A few moments later it clicked, I had about 30km to the fourth checkpoint and another 30km back to the same road. However, this time going over Hardknott pass and climbing the back of Wrynose. It was a struggle to climb one of the UK’s toughest climbs whilst dealing with traffic on a fully loaded bike. But it was climbing the back of Wrynose to the point I decided it wasn’t worth over the long run to keep cycling the +25% sections, and for the first time in my cycling experience, I pushed the bike up the final few meters. At that time, I looked at my distance and was shocked by the elevation I had done, 343km with 6,449 metres of elevation…

Happy to complete the hilliest part of the ride, I headed to the fifth checkpoint. Arriving there, I saw Howard, one of the rookies enjoying the beautiful sunshine and displaying the mood at the time.

I carried on to the sixth checkpoint. Just before arriving there, I faced a 6km 2% climb on a headwind that felt like an eternity! Arriving at the checkpoint and almost half of the ride, I checked my progress 496km and 8,785 metres climbed.

While passing by a small village called Easton a few kilometres later, I saw a pub. I looked at the clock, and it was 8pm, 24 hours after the race started, so I decided to eat and stock up for the night shift. This was the perfect spot for my 3 hour mandatory rest stop. In the town centre plaza, I used the remaining sunshine to keep me warm whilst I had my 1.5 hour nap.

Fully rested at about 11pm, I headed to the ride’s second half. Expecting a cold night/morning ahead of me, I layered up with everything I had. Near the seventh checkpoint, Norham Castle, the mist and cold were brutal (all my layers were not enough), so I decided to jump on an A-road to keep the pace up, hoping to warm up a bit.

Arriving at the castle, 250km separated me from the next checkpoint. Some hours later, when the sun was out and temperatures were a little higher, I decided to lay on a field (wrapped in an emergency blanket) for a quick 15 minutes power nap. Feeling refreshed, I carried on!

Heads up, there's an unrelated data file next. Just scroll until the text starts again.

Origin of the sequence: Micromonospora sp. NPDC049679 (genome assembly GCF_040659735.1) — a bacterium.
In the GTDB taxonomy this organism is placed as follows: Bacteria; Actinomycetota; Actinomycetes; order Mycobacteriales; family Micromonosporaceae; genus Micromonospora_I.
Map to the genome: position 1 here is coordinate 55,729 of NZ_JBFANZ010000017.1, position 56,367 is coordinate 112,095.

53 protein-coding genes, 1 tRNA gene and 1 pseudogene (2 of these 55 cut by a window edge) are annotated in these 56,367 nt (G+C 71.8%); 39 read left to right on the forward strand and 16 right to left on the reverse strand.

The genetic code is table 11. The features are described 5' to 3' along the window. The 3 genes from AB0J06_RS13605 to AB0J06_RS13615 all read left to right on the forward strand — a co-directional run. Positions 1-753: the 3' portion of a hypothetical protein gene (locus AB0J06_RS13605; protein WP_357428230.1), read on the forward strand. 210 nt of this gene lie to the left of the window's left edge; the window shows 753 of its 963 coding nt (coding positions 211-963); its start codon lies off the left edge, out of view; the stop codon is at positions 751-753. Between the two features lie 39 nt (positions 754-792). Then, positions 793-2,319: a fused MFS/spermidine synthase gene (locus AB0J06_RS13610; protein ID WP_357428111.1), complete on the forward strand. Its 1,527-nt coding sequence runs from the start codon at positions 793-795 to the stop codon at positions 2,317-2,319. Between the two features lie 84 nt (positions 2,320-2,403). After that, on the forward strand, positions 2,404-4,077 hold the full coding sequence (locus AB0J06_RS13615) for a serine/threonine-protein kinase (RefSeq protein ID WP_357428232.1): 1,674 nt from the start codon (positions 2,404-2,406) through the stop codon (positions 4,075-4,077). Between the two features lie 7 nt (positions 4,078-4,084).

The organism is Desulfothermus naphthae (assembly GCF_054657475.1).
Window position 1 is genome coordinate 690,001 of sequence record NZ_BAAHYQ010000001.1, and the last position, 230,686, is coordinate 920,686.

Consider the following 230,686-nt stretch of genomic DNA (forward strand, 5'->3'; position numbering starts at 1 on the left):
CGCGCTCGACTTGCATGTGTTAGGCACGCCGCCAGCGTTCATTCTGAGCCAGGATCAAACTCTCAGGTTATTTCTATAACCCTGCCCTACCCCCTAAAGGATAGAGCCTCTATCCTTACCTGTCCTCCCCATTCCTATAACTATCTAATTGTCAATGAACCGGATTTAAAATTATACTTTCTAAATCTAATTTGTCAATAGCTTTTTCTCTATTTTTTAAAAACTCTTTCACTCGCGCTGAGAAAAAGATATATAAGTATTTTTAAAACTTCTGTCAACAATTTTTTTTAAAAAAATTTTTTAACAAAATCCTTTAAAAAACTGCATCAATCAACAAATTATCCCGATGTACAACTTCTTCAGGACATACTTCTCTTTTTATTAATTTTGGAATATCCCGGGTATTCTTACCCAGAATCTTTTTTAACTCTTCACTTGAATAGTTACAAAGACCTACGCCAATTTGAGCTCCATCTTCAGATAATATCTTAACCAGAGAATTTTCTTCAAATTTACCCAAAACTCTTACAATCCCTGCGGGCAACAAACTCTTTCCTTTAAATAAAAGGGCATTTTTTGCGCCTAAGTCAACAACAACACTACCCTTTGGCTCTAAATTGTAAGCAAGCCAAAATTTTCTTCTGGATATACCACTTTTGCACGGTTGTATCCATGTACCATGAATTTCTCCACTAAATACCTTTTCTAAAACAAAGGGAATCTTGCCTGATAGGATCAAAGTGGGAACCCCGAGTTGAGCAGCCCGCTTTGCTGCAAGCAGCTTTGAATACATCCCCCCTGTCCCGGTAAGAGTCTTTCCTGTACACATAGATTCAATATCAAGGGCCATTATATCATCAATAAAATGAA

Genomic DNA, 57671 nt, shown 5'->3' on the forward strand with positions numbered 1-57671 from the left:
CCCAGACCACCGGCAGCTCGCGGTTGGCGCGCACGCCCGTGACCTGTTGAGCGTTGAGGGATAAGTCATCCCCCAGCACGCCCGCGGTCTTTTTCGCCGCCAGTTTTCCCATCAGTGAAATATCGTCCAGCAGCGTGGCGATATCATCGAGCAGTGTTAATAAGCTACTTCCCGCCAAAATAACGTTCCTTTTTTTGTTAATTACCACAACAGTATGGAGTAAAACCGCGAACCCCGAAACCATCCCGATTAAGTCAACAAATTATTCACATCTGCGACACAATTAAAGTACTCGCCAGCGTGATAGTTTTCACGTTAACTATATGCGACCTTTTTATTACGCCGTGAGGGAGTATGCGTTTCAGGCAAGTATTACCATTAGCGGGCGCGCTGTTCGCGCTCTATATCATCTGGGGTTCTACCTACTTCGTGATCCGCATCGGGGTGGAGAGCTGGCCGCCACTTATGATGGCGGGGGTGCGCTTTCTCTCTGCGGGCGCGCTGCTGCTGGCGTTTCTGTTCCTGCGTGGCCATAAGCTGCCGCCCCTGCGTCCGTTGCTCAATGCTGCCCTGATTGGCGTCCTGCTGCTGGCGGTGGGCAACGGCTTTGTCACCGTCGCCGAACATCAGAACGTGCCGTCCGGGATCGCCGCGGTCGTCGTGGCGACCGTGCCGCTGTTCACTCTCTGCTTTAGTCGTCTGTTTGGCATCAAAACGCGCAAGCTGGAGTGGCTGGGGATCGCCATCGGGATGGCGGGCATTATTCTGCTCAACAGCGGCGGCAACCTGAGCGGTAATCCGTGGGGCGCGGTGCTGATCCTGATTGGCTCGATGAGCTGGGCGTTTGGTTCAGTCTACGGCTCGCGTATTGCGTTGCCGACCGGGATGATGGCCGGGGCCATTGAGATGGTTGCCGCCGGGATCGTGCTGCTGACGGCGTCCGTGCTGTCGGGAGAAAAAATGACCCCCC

11 hours later, crossing Newcastle and North York moors national park, I arrived at Helmsley, the eighth checkpoint on my route. At this point, my knee started to hurt and swollen. Only two checkpoints separated me to the end, so I convinced myself nothing was stopping me at that point. 

Filey, the next checkpoint, which was 46km on a direct headwind, was probably one of the most challenging sections of the whole ride. After almost 2 hours of slow progress, I arrived there. As expected, the way back from Filey to Easingwold (final checkpoint) was the nicest and flattest section, with a beautiful tailwind leading me to an average of 31km/h.

Finally, I was on the last 100km, a straight shot to Sheffield. I realised then I was on a time crunch for the 52hours cut-off time. If I arrived after the 52hours mark, I would receive 3hours penalty as I only had 1 3hours mandatory rest stop. Time trialling my way back to Sheffield and making good progress, I felt confident I could make it, but it would be very tight! As I arrived in Sheffield, the most frustrating thing happened, my Garmin crashed. I got lost and stopped to sort out my Garmin, which cost me 10 minutes, and I finished the race in 52.08hours 

(55.08 including the 3hours penalty).   

Extremally happy to finish my first ultra-race in 4th place and have a brilliant 2 days-ish on the bike. If you are interested to check out my ride on Strava or follow me on Instagram please do so! Thank you to all “A Different Gear” staff for the brilliant event and KWCC friends that kept me motivated during the ride by sending encouraging messages!

Looking forward to the next adventure.